NO ONE WAS BORN READY FOR IT—for the war on Earth, the war of three hundred years. The stars beyond seemed so distant, unreachable, a dream delayed as Earth fought over politics, cultural differences, and remnants of non-toxic land. After a long-overdue truce, the world united under common laws, electing a silent force of guardians to maintain peace and unity. Their system of justice: ‘an eye for an eye,’ as the saying goes. And it was effective. Until they arrived.
Man’s deadliest disease used to be hatred.
They came in ships blacker than the deepest wormhole to a forgotten galaxy, ships that dripped with blood from starving mouths. Ships that didn’t register on Earth’s scanners until it was far too late.
They took Earthlings from their homes, from their broken families, their suffering planet, and enslaved them, slowly torturing each until they could endure no longer. And then they came back for more.
They leave galaxies swirling in fragments and chaos—the planets molten in rage—rendering countless species extinct.
They do it without remorse.
It has been like this since almost the beginning of time.
Because they were looking for me.
I won’t be born for many long-cycles, but my kind, we surpass time. We live outside the boundaries of dimensions. We are the oldest spark, the strongest and brightest in the dark. And we thrive in the twilight, the shadows between all things.
They are an evil that spreads like blackened veins through the nebulae, siphoning life with a single touch. They feed off of us, drain our sparks without a moment’s hesitation. There will be no warning. There will be no mercy.
I tell you this now. Find those you love and hold on tight for as long as you can. Life is a struggle—a chain of choices and fate. It is too short to let go.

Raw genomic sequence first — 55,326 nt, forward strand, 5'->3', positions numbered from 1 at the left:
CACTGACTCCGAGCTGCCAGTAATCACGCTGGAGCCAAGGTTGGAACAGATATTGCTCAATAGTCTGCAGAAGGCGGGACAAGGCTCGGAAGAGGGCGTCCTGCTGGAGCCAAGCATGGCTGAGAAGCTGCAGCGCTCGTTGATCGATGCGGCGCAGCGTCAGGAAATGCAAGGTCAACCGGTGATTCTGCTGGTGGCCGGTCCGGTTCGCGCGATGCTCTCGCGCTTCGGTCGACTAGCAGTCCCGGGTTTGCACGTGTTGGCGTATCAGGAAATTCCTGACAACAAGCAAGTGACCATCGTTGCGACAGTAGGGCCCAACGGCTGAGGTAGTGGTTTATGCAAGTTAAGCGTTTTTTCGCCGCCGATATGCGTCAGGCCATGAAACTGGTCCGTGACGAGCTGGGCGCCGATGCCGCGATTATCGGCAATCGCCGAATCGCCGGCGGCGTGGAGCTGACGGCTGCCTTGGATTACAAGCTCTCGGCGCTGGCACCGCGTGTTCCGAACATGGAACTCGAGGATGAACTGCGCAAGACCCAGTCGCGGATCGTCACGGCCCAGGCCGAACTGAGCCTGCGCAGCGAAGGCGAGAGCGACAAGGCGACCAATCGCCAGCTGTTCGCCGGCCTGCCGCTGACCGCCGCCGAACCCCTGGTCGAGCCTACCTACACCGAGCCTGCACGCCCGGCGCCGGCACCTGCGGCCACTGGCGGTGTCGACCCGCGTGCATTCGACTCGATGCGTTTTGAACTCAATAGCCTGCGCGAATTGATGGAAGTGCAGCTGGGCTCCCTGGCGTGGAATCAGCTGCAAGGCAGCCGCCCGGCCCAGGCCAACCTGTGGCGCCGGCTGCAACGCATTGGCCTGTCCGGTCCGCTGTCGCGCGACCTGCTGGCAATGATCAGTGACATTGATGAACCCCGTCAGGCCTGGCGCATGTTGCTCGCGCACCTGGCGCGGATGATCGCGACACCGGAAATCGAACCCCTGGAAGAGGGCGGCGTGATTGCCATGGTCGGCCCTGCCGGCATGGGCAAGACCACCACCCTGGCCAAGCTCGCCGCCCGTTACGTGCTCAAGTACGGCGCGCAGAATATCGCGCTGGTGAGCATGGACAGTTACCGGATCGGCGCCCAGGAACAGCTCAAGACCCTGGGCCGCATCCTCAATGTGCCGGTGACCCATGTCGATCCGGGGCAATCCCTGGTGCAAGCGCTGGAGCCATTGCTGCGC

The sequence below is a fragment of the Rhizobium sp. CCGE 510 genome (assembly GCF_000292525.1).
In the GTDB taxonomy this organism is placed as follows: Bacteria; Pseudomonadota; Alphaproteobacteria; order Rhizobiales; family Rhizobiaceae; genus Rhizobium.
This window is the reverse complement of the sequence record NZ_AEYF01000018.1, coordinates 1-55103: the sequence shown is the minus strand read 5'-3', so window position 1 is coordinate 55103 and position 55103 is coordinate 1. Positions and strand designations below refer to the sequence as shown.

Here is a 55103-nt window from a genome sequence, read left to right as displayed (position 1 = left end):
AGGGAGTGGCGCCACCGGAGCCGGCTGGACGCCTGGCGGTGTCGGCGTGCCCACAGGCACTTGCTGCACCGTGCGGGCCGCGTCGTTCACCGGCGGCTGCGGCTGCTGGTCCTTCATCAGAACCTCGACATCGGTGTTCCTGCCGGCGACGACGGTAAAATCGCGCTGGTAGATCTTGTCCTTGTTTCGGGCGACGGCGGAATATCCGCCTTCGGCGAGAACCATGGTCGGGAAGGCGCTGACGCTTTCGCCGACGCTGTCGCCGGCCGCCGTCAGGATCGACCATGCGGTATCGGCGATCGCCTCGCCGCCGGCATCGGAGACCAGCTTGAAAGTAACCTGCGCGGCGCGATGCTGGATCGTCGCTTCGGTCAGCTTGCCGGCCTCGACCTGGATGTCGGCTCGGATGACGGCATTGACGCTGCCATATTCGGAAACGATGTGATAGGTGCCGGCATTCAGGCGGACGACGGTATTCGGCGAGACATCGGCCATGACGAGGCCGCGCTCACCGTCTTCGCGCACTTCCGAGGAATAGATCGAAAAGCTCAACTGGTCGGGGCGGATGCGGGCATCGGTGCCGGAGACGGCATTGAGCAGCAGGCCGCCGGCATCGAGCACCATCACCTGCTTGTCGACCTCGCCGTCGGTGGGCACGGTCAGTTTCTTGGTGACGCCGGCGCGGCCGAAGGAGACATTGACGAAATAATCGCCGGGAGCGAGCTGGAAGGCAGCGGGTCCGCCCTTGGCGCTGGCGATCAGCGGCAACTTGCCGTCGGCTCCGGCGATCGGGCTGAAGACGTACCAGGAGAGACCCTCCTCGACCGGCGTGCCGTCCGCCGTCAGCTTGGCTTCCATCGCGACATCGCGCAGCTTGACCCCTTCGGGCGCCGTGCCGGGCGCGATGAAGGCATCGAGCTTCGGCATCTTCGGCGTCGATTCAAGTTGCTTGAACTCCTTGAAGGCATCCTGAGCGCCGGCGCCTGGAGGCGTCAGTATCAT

May the stars of my ancestors guide you and protect you.
I know my mother and father will do their best.
But it is not enough. Not without me.
I am Luna.
This is my family.
And this is the Universal War.
His dark eyes hung on hers for an intimate moment. Evan didn’t move except for one finger, which swept over his lips the way it always did when he was deep in thought.
Norah’s heart thumped hard in her chest. She scanned around her, looking for what else might have his attention, denying the notion it was her. Their banter had always been playful, lighthearted, and brief—nothing this intense.
Evan carefully set his paperwork on his desk, leaned forward, and reached for the stapler. His voice rumbled soft as distant thunder. “You have no idea.”
INTERVIEW THE AUTHOR
1. Can you tell us a few things about yourself?
I’d love to! I’m a self-published author of (currently) four novels. I’m not stopping there! But I actually prefer to be outside, rain or shine. I enjoy bodybuilding, snowboarding, hiking, four-wheeling, camping, gardening, and working on cars. I’m a hands-on sort of person. I have two Bachelor’s Degrees and am a USAFR veteran of six years.
I’ve been traveling the country with my husband for five years for his job, living out of an RV. We’ve lived in seven states and seen some beautiful country that I think often goes unnoticed. While snowed in, in the North Dakota plains for a winter, with nothing else to do, I decided to make the dream of self-publishing a reality. I’m also a lucid dreamer who loves anything fluffy, struggles with migraines, and is addicted to Twinkies and caramel macchiatos.
2. Describe the types of books you write without using genre headings e.g. you’re not allowed to just say I write fantasy!
I’m definitely a cross-genre writer. My first book series blends magic with science, is set in the future, and involves alien invasions and military themes. I include cyberpunk and biopunk elements in a lot of my writing. While battle scenes can make a story intense, motivations of characters and their relationships are just as important.
I also enjoy writing love stories: true, forbidden, holiday, triangles, military, you name it. Experimenting with concepts of family plays an important part as well.